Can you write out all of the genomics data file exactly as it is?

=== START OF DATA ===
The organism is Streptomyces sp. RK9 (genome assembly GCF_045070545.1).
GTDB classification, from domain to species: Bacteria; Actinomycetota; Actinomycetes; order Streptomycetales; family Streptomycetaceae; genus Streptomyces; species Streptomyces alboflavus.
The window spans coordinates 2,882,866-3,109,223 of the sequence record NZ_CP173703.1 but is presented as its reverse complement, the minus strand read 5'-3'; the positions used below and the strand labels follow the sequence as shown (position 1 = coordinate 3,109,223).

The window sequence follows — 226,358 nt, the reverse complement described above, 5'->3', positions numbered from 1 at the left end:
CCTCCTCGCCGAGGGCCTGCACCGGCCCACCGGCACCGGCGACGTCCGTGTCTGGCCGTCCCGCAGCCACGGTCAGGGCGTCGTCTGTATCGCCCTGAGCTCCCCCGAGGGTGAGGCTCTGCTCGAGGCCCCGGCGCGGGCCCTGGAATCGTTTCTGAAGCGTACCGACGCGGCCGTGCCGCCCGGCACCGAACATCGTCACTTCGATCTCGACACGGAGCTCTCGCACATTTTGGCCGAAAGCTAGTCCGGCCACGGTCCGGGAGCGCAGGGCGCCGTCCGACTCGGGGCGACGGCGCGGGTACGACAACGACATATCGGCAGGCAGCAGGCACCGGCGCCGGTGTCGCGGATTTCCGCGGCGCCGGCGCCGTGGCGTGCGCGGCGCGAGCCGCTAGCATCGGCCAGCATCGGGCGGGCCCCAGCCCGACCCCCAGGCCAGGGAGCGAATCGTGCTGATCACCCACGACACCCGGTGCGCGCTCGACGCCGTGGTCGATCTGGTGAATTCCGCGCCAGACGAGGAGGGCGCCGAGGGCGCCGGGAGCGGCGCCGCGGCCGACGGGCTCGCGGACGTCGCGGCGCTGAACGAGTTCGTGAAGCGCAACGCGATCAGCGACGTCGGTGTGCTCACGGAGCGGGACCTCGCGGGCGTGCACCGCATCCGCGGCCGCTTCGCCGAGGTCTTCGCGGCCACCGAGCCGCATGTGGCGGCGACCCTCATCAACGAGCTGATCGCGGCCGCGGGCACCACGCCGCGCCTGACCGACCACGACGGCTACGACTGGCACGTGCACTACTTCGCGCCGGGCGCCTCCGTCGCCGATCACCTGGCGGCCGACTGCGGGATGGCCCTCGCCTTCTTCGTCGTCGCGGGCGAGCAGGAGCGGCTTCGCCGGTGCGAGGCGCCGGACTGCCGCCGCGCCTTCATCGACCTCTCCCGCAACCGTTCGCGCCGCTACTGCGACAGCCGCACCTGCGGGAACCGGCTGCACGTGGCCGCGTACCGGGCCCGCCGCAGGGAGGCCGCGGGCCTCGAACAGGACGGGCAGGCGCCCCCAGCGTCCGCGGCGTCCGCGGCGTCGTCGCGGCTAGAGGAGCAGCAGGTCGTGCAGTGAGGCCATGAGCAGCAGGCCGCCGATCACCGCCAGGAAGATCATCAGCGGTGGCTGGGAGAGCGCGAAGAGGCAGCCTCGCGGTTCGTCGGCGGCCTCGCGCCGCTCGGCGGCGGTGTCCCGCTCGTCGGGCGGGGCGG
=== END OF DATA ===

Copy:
The organism is Streptomyces sp. RK9 (genome assembly GCF_045070545.1).
GTDB classification, from domain to species: Bacteria; Actinomycetota; Actinomycetes; order Streptomycetales; family Streptomycetaceae; genus Streptomyces; species Streptomyces alboflavus.
The window spans coordinates 2,882,866-3,109,223 of the sequence record NZ_CP173703.1 but is presented as its reverse complement, the minus strand read 5'-3'; the positions used below and the strand labels follow the sequence as shown (position 1 = coordinate 3,109,223).

The window sequence follows — 226,358 nt, the reverse complement described above, 5'->3', positions numbered from 1 at the left end:
CCTCCTCGCCGAGGGCCTGCACCGGCCCACCGGCACCGGCGACGTCCGTGTCTGGCCGTCCCGCAGCCACGGTCAGGGCGTCGTCTGTATCGCCCTGAGCTCCCCCGAGGGTGAGGCTCTGCTCGAGGCCCCGGCGCGGGCCCTGGAATCGTTTCTGAAGCGTACCGACGCGGCCGTGCCGCCCGGCACCGAACATCGTCACTTCGATCTCGACACGGAGCTCTCGCACATTTTGGCCGAAAGCTAGTCCGGCCACGGTCCGGGAGCGCAGGGCGCCGTCCGACTCGGGGCGACGGCGCGGGTACGACAACGACATATCGGCAGGCAGCAGGCACCGGCGCCGGTGTCGCGGATTTCCGCGGCGCCGGCGCCGTGGCGTGCGCGGCGCGAGCCGCTAGCATCGGCCAGCATCGGGCGGGCCCCAGCCCGACCCCCAGGCCAGGGAGCGAATCGTGCTGATCACCCACGACACCCGGTGCGCGCTCGACGCCGTGGTCGATCTGGTGAATTCCGCGCCAGACGAGGAGGGCGCCGAGGGCGCCGGGAGCGGCGCCGCGGCCGACGGGCTCGCGGACGTCGCGGCGCTGAACGAGTTCGTGAAGCGCAACGCGATCAGCGACGTCGGTGTGCTCACGGAGCGGGACCTCGCGGGCGTGCACCGCATCCGCGGCCGCTTCGCCGAGGTCTTCGCGGCCACCGAGCCGCATGTGGCGGCGACCCTCATCAACGAGCTGATCGCGGCCGCGGGCACCACGCCGCGCCTGACCGACCACGACGGCTACGACTGGCACGTGCACTACTTCGCGCCGGGCGCCTCCGTCGCCGATCACCTGGCGGCCGACTGCGGGATGGCCCTCGCCTTCTTCGTCGTCGCGGGCGAGCAGGAGCGGCTTCGCCGGTGCGAGGCGCCGGACTGCCGCCGCGCCTTCATCGACCTCTCCCGCAACCGTTCGCGCCGCTACTGCGACAGCCGCACCTGCGGGAACCGGCTGCACGTGGCCGCGTACCGGGCCCGCCGCAGGGAGGCCGCGGGCCTCGAACAGGACGGGCAGGCGCCCCCAGCGTCCGCGGCGTCCGCGGCGTCGTCGCGGCTAGAGGAGCAGCAGGTCGTGCAGTGAGGCCATGAGCAGCAGGCCGCCGATCACCGCCAGGAAGATCATCAGCGGTGGCTGGGAGAGCGCGAAGAGGCAGCCTCGCGGTTCGTCGGCGGCCTCGCGCCGCTCGGCGGCGGTGTCCCGCTCGTCGGGCGGGGCGG